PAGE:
At last the wait is over. Tonight in the Brazilian city of Porto Alegre, the winner of the 48th edition of the Copa Libertadores de America will finally be revealed. For the victors, it is not just the continental crown that is at stake, but the right to represent their confederation at this year's FIFA Club World Cup Japan 2007 in December.
As fate would have it, the destination of the fabled Copa
Libertadores trophy will be decided in Porto Alegre for the second
year running. Twelve months ago it was Internacional who kept the
trophy in Brazil, but on this occasion it is their arch-rivals
Gremio who are gunning for glory as they look to reel in the
five-time winners Boca Juniors.
The mood in the two camps ahead of tonight's showdown could not be more contrasting. Miguel Angel Russo's side have the advantage of a of 3-0 cushion from the first leg, while Mano Menezes's Gaúchos know they face an uphill struggle to overturn what, on the face of it, looks like an almost-unassailable lead. That said, the Brazilian side will take some comfort from the fact that the away-goals rule will not apply should the teams be level on aggregate at the end of the 180 minutes.
A difficult, but not impossible task
For the Gremio players and fans, this final is especially significant given that the reigning Libertodores champions are Internacional, and there will be no lack of motivation in the home camp as they look to return to the summit of continental football for the first time since 1995.
Gremio's insistence that there is still all to play for is bolstered by their impressive home record in this year's competition. In their six games at the Estadio Olimpico, Menezes' charges have won five and drawn just one, scoring eight goals and conceding none in the process. Add to that the value of 40,000 vociferous fans roaring their heroes on, and you see why the 1983 and 1995 champions feel a third title is not beyond them.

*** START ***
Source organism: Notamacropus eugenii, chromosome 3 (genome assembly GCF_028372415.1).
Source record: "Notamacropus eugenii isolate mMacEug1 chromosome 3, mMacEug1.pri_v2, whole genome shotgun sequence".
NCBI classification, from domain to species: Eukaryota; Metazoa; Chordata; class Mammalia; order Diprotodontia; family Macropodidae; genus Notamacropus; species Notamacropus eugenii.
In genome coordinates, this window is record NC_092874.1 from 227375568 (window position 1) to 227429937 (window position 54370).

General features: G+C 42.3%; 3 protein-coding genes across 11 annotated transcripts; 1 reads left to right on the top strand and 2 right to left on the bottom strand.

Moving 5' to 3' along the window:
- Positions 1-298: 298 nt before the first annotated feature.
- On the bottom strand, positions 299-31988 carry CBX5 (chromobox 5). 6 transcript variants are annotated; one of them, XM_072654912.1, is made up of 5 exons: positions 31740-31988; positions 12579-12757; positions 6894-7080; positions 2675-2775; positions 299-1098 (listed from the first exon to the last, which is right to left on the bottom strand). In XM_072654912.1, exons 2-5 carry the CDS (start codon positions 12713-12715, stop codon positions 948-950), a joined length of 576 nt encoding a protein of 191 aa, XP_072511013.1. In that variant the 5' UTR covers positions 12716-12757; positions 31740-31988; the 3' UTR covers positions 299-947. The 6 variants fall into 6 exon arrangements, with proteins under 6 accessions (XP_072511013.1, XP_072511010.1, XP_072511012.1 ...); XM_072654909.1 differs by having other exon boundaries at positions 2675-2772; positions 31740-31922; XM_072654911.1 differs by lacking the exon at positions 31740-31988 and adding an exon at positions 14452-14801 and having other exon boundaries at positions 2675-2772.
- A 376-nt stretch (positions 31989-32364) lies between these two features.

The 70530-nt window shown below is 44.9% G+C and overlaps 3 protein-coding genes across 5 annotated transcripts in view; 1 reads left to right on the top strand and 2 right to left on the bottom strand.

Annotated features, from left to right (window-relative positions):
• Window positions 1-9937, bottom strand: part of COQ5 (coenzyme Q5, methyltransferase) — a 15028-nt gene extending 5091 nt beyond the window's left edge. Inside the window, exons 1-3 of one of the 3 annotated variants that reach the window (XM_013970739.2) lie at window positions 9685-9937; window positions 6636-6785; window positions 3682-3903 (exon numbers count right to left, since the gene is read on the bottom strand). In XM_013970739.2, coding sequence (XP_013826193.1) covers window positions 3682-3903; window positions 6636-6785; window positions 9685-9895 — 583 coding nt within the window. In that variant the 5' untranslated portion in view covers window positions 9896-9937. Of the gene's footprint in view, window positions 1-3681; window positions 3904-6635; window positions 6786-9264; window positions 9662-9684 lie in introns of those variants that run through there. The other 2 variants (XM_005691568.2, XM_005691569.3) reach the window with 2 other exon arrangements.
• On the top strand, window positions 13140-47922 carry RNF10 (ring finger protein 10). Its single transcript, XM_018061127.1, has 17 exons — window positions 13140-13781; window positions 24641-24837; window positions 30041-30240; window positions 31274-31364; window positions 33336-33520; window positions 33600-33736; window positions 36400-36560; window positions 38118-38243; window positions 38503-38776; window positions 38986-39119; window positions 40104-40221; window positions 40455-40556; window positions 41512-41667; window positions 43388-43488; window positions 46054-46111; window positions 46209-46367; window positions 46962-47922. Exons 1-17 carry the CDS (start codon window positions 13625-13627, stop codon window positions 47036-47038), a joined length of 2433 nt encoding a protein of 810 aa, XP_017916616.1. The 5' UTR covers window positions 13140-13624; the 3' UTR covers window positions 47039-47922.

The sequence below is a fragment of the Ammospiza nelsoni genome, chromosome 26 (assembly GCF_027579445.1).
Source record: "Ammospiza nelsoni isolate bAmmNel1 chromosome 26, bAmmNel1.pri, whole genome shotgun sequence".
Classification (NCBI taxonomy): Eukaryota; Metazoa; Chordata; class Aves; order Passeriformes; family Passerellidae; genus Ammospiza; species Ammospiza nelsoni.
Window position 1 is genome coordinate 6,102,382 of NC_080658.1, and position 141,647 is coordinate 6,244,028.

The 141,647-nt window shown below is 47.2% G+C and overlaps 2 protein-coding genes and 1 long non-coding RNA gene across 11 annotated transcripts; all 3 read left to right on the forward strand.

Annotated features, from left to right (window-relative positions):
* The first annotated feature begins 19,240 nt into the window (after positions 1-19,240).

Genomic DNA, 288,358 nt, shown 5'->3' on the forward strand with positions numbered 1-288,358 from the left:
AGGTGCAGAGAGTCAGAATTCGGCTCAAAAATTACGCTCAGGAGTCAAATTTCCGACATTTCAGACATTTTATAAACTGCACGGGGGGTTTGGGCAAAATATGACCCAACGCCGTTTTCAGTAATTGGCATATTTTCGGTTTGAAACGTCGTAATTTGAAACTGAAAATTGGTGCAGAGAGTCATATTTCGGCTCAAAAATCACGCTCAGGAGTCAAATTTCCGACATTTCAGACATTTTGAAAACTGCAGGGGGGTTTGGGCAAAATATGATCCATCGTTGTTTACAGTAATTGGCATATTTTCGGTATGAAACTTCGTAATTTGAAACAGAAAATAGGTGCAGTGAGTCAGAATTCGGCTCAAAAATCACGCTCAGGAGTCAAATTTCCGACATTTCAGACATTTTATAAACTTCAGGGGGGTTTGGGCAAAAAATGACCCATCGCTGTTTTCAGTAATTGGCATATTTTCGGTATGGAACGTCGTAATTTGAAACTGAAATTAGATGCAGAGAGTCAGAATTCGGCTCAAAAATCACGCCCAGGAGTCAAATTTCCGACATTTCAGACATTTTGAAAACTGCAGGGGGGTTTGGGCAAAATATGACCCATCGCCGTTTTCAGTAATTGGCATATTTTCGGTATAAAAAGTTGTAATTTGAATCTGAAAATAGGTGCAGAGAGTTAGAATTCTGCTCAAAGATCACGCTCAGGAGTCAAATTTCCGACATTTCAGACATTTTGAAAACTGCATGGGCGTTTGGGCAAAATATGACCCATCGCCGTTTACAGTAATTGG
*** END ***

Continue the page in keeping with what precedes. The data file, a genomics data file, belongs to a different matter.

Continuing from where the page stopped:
"This final is not over yet. Of course, a three-goal deficit is a considerable one, but we're banking on our ability and the impetus the fans will give us to be able to turn the game round, just as we did against Sao Paulo," said the versatile Paraguayan Diego Gavilan.
The value of experience
Boca Juniors, who will be going for their sixth Copa Libertadores crown, took control of the first leg with goals from Rodrigo Palacio, Juan Roman Riquelme and Pablo Ledesma. However, they will be taking nothing for granted in Porto Alegre given their poor performances on the road in this campaign - four defeats, one draw and just one win.
The Xeneixes will draw confidence from the squad's vast experience and from having regularly tasted continental glory in recent years, often from situations much less favourable than the present one. On this occasion, with a 3-0 lead going into the game, a great many Boca fans are already picturing their team in Japan this December.
Russo, for his part, is confident but not getting carried away: "We need to go there and play well if we want to maintain our advantage for the full ninety minutes. We cannot concern ourselves with all the external factors, the staff and organisers will look after that."